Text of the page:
Racial/Ethnic Differences in Dyslipidemia Patterns
Background—No studies have comprehensively examined the prevalence of dyslipidemia, a major risk factor for cardiovascular disease, among diverse racial/ethnic minority groups. The primary aim of this study was to identify racial/ethnic differences in dyslipidemia among minorities including Asian Americans (Asian Indian, Chinese, Filipino, Japanese, Korean, or Vietnamese), Mexican Americans, and blacks compared with non-Hispanic whites.
Methods and Results—Using a 3-year cross section (2008–2011), we identified 169 430 active primary care patients (35 years or older) from an outpatient healthcare organization in northern California. Age-standardized prevalence rates were calculated for 3 dyslipidemia subtypes: high triglycerides (fasting laboratory value ≥150 mg/dL), low levels of high-density lipoprotein cholesterol (fasting laboratory value <40 mg/dL [men] and <50 mg/dL [women]), and high levels of low-density lipoprotein cholesterol (fasting laboratory value ≥130 mg/dL or taking low-density lipoprotein–lowering agents). Odds ratios were calculated by multivariable logistic regression, with adjustment for patient characteristics (age, measured body mass index, smoking). Compared with non-Hispanic whites, every minority subgroup had an increased prevalence of high triglycerides except blacks. Most minority groups had an increased prevalence of low high-density lipoprotein cholesterol, except for Japanese and blacks. The prevalence of high low-density lipoprotein cholesterol was increased among Asian Indians, Filipinos, Japanese, and Vietnamese compared with non-Hispanic whites.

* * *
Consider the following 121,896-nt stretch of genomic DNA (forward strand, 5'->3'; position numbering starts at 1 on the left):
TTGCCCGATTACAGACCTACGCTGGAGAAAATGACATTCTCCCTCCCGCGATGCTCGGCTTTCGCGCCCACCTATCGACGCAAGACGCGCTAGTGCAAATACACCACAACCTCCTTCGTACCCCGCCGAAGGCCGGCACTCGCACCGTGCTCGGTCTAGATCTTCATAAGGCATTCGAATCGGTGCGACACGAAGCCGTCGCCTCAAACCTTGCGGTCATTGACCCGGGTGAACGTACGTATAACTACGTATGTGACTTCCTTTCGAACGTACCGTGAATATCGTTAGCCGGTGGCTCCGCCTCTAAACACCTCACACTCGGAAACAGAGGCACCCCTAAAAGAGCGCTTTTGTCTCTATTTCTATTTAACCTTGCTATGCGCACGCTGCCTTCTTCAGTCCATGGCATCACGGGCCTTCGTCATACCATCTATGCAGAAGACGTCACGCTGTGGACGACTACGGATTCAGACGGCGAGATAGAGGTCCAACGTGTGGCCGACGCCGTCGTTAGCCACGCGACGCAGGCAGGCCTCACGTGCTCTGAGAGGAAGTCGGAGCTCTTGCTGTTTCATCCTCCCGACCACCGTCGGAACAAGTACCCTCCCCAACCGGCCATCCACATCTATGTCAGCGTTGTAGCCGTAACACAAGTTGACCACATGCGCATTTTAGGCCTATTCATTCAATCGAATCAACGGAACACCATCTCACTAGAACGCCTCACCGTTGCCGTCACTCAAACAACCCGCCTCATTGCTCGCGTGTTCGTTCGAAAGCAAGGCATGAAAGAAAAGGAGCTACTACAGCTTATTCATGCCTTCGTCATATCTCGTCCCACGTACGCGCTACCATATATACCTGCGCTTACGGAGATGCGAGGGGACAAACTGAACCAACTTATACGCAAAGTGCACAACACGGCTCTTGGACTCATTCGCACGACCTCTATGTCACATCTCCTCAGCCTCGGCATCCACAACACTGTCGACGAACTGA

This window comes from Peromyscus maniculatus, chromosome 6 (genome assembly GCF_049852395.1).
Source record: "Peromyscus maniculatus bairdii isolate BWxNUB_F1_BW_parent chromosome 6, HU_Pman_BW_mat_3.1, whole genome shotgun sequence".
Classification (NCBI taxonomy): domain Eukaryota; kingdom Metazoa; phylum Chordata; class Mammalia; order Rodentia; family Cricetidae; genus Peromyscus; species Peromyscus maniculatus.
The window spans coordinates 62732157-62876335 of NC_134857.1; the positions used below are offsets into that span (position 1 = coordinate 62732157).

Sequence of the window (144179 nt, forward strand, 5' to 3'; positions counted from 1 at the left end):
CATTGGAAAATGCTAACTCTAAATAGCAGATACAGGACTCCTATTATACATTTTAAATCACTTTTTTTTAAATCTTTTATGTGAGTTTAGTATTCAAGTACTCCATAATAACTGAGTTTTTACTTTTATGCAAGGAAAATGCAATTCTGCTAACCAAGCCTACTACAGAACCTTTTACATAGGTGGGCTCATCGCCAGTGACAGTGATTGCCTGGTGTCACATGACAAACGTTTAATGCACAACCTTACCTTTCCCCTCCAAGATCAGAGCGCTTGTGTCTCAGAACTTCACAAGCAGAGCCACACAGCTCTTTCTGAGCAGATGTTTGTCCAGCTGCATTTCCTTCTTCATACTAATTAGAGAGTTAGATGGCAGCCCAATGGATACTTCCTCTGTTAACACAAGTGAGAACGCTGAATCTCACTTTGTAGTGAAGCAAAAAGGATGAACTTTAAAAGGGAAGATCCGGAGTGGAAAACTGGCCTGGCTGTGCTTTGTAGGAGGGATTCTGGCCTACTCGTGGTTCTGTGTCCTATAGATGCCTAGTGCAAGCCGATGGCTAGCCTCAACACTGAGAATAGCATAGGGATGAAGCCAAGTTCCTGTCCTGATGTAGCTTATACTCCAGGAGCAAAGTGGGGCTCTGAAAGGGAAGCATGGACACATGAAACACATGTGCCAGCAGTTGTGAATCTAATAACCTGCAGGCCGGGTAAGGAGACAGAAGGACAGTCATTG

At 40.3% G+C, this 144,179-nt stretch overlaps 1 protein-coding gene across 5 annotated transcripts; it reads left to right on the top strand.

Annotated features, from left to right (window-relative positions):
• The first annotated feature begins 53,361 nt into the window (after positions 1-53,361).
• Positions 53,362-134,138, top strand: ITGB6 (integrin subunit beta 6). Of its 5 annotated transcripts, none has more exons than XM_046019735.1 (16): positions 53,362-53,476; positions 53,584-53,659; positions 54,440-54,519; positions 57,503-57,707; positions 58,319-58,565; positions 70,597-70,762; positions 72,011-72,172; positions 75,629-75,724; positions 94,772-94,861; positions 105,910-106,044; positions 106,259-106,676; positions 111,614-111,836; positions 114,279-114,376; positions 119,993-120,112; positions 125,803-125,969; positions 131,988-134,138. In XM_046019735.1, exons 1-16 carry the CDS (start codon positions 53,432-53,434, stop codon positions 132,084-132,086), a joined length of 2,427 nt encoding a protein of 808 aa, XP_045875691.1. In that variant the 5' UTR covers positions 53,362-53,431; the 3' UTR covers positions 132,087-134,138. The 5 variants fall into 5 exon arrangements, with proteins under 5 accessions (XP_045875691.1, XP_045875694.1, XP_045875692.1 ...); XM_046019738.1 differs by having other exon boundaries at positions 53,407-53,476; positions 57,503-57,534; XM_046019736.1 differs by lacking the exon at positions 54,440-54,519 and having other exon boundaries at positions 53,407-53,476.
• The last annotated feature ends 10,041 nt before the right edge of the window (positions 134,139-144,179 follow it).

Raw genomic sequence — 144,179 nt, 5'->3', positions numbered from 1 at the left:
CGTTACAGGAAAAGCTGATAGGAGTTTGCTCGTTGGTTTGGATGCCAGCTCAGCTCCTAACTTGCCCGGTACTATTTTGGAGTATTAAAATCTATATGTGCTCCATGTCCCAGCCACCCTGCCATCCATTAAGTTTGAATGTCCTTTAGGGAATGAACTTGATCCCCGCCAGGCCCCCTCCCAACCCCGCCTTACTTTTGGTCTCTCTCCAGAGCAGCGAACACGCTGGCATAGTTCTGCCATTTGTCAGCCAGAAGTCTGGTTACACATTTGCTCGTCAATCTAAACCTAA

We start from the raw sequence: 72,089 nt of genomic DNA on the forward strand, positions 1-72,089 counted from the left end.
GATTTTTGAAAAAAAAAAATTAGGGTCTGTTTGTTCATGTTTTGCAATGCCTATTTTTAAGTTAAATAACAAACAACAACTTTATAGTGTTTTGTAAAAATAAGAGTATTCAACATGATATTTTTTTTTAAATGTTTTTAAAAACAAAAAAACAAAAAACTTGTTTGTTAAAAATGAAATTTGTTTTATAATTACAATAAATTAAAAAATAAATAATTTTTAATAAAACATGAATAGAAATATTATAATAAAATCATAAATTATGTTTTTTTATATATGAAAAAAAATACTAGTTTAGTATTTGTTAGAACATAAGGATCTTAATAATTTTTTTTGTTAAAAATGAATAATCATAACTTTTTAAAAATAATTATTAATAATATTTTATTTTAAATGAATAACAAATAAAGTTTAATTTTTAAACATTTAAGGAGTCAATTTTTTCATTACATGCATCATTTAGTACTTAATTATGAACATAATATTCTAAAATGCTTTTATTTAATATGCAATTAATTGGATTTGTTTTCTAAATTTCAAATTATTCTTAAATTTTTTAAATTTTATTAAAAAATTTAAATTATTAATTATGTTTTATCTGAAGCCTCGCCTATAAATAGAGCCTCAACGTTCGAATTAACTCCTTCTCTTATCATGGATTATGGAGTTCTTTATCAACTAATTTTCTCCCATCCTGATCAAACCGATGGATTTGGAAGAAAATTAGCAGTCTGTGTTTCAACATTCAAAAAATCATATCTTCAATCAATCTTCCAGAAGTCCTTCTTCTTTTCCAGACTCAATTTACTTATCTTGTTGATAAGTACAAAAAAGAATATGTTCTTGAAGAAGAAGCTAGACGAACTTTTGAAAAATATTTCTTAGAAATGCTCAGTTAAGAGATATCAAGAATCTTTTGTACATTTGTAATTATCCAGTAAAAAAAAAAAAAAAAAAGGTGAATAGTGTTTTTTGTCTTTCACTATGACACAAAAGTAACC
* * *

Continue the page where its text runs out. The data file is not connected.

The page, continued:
Conclusions—Minority groups, except for blacks, were more likely to have high triglyceride/low high-density lipoprotein cholesterol dyslipidemia. Further research is needed to determine how racial/ethnic differences in dyslipidemia affect racial/ethnic differences in cardiovascular disease rates.
- Received August 19, 2013.
- Accepted October 21, 2013.
- © 2013 American Heart Association, Inc.